So it’s shocking to hear Jonathan Zittrain, co-founder of the Berkman Center for Internet and Society at Harvard, a “contributor” to Marketplace radio, use an example on that show this morning that turns the Glass question toward protestors being able to prevent police abuse at a rally. Berkman is a major recipient of big bucks from Google, an important omission in the interview.

In some Google-jitsu, Zittrain said that people aren’t worried about Google spying on them, but us spying on each other.

“It’s not data collected by Google that will make people nervous,” Zittrain said. “But what other people will collect.”

Really?

That’s not what Consumer Watchdog’s polling says. Americans don’t want corporations tracking them. Google doesn’t want or respect a “Do Not Track” option for the public. That option to delete data is ever more critical if Google is going to collect the living images our life in its cloud and we cannot hit delete.

You’re likely to hear a lot of First Amendment voices weigh in for the Glass half-full theory in the coming days and months. Google spreads a lot of its money to civil libertarians who agree that Google’s data shouldn’t be subject to government subpoenas. But the truth is Google’s use of the data will in the end be more dangerous than the government’s, if we allow it to own the videos of our lives. That’s because its mission is commercial. History has taught us the drive for profit respects no social mores, ethical customs, or rule of law.

Glass opens a Pandora’s box for society that will forever change it unless the public gets the right to hit delete and turn on its “Do Not Track Me” option. If the video of our lives is allowed to live in Google’s cloud, life itself will forever be diminished by the commercial takeover of our vision. Who will program what our children see in their Glasses? Will the price of finding a map be the programming of mindless consumption? Will we see what Google doesn’t want us to see?

If Google gets control of what we see it can program how we see it. That is serious cause for the public to fear regardless of Google mouthpieces say.
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Originally Posted on the Huffington Post on March 14, 2013. Posted by Jamie Court, author of The Progressive’s Guide to Raising Hell and President of Consumer Watchdog, a nonpartisan, nonprofit organization dedicated to providing an effective voice for taxpayers and consumers in an era when special interests dominate public discourse, government and politics. Visit us on Facebook and Twitter.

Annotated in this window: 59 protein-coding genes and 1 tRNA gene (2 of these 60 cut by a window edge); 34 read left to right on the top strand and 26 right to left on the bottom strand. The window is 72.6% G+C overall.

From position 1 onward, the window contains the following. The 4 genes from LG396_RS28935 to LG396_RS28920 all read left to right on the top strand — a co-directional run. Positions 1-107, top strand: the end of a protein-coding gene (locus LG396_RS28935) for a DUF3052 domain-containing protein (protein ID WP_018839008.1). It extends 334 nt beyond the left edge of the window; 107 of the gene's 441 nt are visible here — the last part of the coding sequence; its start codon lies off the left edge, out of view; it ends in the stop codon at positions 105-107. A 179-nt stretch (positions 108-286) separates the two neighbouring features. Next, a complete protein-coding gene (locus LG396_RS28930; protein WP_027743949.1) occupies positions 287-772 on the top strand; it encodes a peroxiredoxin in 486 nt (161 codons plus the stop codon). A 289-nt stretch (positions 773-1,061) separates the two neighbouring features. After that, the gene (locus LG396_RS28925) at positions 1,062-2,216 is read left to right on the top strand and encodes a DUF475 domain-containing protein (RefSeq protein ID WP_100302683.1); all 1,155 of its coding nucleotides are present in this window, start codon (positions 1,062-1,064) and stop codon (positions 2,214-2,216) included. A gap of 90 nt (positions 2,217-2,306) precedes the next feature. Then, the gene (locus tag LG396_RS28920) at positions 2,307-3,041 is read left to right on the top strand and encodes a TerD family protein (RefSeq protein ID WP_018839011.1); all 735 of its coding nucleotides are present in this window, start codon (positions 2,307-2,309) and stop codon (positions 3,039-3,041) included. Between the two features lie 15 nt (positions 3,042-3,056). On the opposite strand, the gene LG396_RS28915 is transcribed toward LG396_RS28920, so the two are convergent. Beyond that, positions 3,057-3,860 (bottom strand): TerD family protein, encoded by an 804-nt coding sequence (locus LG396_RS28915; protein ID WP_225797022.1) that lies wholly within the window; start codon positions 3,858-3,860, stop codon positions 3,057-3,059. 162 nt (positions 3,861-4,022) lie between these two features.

Will Google Buy Its Way Out Of Trouble For A Mere $7 Million?

8:40 pm in Uncategorized by Consumer Watchdog

Google

Reports were circulating in the tech press Friday that serial privacy violator Google is about to cut a deal with state attorneys general to close their investigation of the Wi-Spy scandal.

Remember what happened? Google sent specially equipped cars to travel the highways and byways of the world snapping photos of everything they passed. What Google did not say was that they were also sniffing out Wi-Fi networks and sucking up private data on those networks.

They got passwords, account numbers and email messages, including in France a couple trying to arrange an extramarital affair.

When first confronted, Google executives denied sucking up the data. Then they said it was all a mistake. Then they said it was the work of a rogue engineer. Consumer Watchdog was among those to call on the Federal Trade Commission to investigate. The FTC did, but dropped the probe after Google essentially said, “We’ll be nice.”

John Simpson The Federal Communication Commission opened a probe ultimately fining Google $25,000 for hindering its investigation. The FCC also found that the Wi-Fi snooping had been deliberate and that senior managers had been aware of it. The FCC said it could not determine if the law had been broken because the engineer who designed the Wi-Fi snooping exercised his Fifth Amendment rights and declined to testify.

Google tried to spin the FCC probe by saying the commission found they had not broken the law. That’s not what happened; the FCC said they could not determine if the law had been broken. A big difference.

Meanwhile, under the leadership of then Connecticut Attorney Richard Blumenthal, more than 30 state attorneys general launched their investigation of the incident, which is really the largest case of wiretapping in history.

It’s that state attorneys general probe that is reportedly about to be settled for $7 million. That may sound like a lot, but it’s not even pocket change to the Internet giant, which made $10.7 billion profit on revenues of $50.2 billion in 2012. Divide the fine among the states and it comes out to about $230,000 for each.